Recent Advances in Studies on Seed Masting: Interpreting Empirical Data with Mechanistic Models
Wednesday, August 12, 2015: 8:00 AM-11:30 AM
309, Baltimore Convention Center
Takashi Saitoh, Hokkaido University
Alan Hastings, University of California, Davis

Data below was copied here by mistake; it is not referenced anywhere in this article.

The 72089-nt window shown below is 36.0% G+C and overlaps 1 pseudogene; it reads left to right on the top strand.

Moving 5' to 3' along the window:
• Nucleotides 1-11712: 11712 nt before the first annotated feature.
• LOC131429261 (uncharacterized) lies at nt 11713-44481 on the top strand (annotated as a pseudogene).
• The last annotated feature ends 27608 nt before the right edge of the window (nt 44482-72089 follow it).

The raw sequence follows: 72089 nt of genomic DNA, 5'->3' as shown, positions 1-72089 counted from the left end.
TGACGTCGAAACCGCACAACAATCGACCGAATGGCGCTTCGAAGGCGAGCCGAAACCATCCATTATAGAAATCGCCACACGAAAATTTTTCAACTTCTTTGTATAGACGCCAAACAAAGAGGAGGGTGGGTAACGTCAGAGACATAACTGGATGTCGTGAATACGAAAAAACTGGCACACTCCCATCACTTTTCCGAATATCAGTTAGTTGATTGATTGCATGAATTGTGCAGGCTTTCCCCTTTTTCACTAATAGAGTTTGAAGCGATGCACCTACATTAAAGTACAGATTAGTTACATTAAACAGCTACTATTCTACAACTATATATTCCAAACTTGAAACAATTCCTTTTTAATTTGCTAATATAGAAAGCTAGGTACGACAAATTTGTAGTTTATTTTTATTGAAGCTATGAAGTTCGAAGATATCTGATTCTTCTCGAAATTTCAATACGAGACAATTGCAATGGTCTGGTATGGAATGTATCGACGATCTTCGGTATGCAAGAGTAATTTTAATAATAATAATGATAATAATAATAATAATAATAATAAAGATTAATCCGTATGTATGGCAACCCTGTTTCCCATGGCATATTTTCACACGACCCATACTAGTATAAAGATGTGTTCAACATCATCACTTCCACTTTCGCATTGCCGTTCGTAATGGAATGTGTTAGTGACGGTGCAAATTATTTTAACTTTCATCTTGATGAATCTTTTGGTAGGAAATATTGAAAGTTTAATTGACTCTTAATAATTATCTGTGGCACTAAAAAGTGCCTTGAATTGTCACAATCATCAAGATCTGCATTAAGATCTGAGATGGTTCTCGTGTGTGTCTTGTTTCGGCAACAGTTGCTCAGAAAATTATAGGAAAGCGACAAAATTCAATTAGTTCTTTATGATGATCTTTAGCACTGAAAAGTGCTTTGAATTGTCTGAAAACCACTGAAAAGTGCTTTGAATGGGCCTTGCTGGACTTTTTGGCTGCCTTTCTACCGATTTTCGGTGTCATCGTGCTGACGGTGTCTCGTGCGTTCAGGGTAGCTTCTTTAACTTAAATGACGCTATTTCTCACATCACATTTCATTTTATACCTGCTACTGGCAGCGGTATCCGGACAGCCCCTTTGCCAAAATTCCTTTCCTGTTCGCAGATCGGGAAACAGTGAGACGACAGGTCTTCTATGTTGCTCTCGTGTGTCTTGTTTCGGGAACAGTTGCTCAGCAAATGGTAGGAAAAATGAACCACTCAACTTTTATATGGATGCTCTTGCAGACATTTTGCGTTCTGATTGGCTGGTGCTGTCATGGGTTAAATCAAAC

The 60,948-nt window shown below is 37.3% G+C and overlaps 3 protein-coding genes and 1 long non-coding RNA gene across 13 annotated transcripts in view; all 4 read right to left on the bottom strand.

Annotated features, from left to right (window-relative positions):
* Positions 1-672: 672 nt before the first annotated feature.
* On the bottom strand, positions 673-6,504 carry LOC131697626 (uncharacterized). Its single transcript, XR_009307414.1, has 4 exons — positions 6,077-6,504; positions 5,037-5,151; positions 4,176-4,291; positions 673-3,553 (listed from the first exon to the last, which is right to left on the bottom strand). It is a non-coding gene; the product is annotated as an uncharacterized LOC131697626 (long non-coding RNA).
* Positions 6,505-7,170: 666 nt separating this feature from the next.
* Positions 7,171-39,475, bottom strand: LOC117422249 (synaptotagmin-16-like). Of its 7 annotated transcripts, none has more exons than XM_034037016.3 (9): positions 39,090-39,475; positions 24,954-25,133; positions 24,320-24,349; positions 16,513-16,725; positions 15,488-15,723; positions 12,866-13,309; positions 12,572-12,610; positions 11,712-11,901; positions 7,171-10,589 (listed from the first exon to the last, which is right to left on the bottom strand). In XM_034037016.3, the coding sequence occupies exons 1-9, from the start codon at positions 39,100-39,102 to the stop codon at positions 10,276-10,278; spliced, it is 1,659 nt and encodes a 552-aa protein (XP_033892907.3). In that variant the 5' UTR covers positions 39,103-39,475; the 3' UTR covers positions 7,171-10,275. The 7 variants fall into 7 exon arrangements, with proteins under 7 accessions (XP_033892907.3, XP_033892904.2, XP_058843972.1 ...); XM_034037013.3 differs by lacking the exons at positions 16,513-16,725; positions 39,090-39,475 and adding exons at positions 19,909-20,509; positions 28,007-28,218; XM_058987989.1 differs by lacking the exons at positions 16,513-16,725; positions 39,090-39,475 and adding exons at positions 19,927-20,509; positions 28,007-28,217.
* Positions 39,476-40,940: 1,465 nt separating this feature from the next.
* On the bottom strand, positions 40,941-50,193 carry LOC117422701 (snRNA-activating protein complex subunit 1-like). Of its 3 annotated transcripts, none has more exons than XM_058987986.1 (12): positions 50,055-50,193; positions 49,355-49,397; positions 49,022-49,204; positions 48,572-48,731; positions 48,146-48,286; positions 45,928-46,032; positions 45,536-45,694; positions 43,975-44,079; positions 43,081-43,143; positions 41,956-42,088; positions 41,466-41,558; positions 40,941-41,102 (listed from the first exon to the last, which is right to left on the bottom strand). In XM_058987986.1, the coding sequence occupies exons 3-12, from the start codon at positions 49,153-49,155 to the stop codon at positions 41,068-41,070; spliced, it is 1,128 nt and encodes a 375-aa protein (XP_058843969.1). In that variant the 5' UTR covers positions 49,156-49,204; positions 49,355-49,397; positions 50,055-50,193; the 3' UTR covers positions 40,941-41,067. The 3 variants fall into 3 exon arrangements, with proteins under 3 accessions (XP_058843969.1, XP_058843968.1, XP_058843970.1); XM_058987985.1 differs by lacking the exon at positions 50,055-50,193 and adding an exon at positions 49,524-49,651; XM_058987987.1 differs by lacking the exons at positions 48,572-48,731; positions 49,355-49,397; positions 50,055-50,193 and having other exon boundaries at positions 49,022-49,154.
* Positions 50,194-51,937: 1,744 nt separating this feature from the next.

Many long lived perennial plants employ a masting strategy: synchronous, highly variable reproduction, or synchronized boom-bust cycles of reproduction. It is not only an intriguing phenomenon itself, but it is also important to understand reproductive strategy of plants. Since the beginning of ecology we have known this conspicuous phenomenon and intuitively understood its importance in ecological community. However, it was not long ago that we began to discuss about its biological mechanism. Besides a new problem that masting patterns might have changed for recent decades was added into our interest in the context of global warming. Recently the role of internal resource dynamics as one of the proximate factors for masting has gained strong support (the resource budget model). This model assumes that plants accumulate resources every year, set flowers when the resource level exceeds the threshold and set seeds and fruits at a rate limited by pollen or pollinator availability. Therefore, in order to test the resource budget model, a variety of factors influencing flowering, resource accumulation, seed production, and environmental noises should be considered. The aim of this symposium is to review studies on masting of perennial plants and discuss about how to link empirical studies to the resource budget model. Masaki will review empirical studies on masting and show what we know and what we need to know more. Shibata will show the advantages of analyses of the temporal changes in masting patterns to understand its biological mechanism, because the temporal changes may be generated by response of plants to environmental changes. Crone will talk about resource dynamics in connection with flowering and seed production on the basis of empirical data on the carbon resources. Satake will talk about a new approach to the masting mechanism. Her research team isolated flowering genes and identified the seasonal and annual expression patterns of these genes in Fagus crenata. She will discuss about the relationship between the gene expression pattern and the carbohydrate and nitrogen concentrations. Lyles will suggest that environmental noises may play a crucial role in inducing masting. Saitoh will discuss about the impact of seed masting on wildlife community, showing different responses of different rodent species to seed crops. We will provide insights into the research strategy in the next stage and clarify internal and external factors that we should measure.